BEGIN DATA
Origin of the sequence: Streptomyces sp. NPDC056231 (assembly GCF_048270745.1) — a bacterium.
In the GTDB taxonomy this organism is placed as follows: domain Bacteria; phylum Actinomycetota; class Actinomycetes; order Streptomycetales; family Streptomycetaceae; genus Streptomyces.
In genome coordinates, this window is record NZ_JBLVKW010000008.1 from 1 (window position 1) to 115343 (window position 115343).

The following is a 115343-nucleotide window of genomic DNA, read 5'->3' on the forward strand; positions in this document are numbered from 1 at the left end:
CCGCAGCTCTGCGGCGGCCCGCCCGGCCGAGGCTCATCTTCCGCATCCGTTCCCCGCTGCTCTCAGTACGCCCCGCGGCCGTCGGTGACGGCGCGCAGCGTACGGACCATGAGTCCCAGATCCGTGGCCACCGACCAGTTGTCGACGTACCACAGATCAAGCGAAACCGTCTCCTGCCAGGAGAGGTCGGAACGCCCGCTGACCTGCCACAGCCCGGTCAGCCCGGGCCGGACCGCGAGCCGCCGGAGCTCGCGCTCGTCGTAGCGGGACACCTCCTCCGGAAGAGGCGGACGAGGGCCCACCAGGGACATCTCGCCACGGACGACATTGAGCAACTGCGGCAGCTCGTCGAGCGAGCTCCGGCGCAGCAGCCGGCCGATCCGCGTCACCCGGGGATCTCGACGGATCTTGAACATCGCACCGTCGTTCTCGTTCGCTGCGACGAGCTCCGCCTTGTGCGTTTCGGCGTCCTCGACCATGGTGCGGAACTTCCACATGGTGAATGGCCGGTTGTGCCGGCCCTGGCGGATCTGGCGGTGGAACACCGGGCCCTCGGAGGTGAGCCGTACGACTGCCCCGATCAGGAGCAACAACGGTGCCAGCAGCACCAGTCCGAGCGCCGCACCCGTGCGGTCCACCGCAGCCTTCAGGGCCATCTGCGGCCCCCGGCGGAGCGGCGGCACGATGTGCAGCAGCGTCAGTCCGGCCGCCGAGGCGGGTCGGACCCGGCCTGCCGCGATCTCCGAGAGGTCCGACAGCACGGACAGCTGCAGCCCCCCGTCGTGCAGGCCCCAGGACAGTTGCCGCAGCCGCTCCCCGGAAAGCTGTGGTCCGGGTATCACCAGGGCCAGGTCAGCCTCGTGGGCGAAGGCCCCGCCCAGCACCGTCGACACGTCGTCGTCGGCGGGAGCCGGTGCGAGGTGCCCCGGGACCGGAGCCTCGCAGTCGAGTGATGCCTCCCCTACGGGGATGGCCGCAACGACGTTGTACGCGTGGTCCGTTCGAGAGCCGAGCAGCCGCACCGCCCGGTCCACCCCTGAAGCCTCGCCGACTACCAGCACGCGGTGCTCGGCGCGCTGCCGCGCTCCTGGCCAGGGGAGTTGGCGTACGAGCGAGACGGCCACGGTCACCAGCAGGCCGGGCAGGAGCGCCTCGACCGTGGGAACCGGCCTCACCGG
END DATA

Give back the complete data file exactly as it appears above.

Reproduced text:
Origin of the sequence: Streptomyces sp. NPDC056231 (assembly GCF_048270745.1) — a bacterium.
In the GTDB taxonomy this organism is placed as follows: domain Bacteria; phylum Actinomycetota; class Actinomycetes; order Streptomycetales; family Streptomycetaceae; genus Streptomyces.
In genome coordinates, this window is record NZ_JBLVKW010000008.1 from 1 (window position 1) to 115343 (window position 115343).

The following is a 115343-nucleotide window of genomic DNA, read 5'->3' on the forward strand; positions in this document are numbered from 1 at the left end:
CCGCAGCTCTGCGGCGGCCCGCCCGGCCGAGGCTCATCTTCCGCATCCGTTCCCCGCTGCTCTCAGTACGCCCCGCGGCCGTCGGTGACGGCGCGCAGCGTACGGACCATGAGTCCCAGATCCGTGGCCACCGACCAGTTGTCGACGTACCACAGATCAAGCGAAACCGTCTCCTGCCAGGAGAGGTCGGAACGCCCGCTGACCTGCCACAGCCCGGTCAGCCCGGGCCGGACCGCGAGCCGCCGGAGCTCGCGCTCGTCGTAGCGGGACACCTCCTCCGGAAGAGGCGGACGAGGGCCCACCAGGGACATCTCGCCACGGACGACATTGAGCAACTGCGGCAGCTCGTCGAGCGAGCTCCGGCGCAGCAGCCGGCCGATCCGCGTCACCCGGGGATCTCGACGGATCTTGAACATCGCACCGTCGTTCTCGTTCGCTGCGACGAGCTCCGCCTTGTGCGTTTCGGCGTCCTCGACCATGGTGCGGAACTTCCACATGGTGAATGGCCGGTTGTGCCGGCCCTGGCGGATCTGGCGGTGGAACACCGGGCCCTCGGAGGTGAGCCGTACGACTGCCCCGATCAGGAGCAACAACGGTGCCAGCAGCACCAGTCCGAGCGCCGCACCCGTGCGGTCCACCGCAGCCTTCAGGGCCATCTGCGGCCCCCGGCGGAGCGGCGGCACGATGTGCAGCAGCGTCAGTCCGGCCGCCGAGGCGGGTCGGACCCGGCCTGCCGCGATCTCCGAGAGGTCCGACAGCACGGACAGCTGCAGCCCCCCGTCGTGCAGGCCCCAGGACAGTTGCCGCAGCCGCTCCCCGGAAAGCTGTGGTCCGGGTATCACCAGGGCCAGGTCAGCCTCGTGGGCGAAGGCCCCGCCCAGCACCGTCGACACGTCGTCGTCGGCGGGAGCCGGTGCGAGGTGCCCCGGGACCGGAGCCTCGCAGTCGAGTGATGCCTCCCCTACGGGGATGGCCGCAACGACGTTGTACGCGTGGTCCGTTCGAGAGCCGAGCAGCCGCACCGCCCGGTCCACCCCTGAAGCCTCGCCGACTACCAGCACGCGGTGCTCGGCGCGCTGCCGCGCTCCTGGCCAGGGGAGTTGGCGTACGAGCGAGACGGCCACGGTCACCAGCAGGCCGGGCAGGAGCGCCTCGACCGTGGGAACCGGCCTCACCGG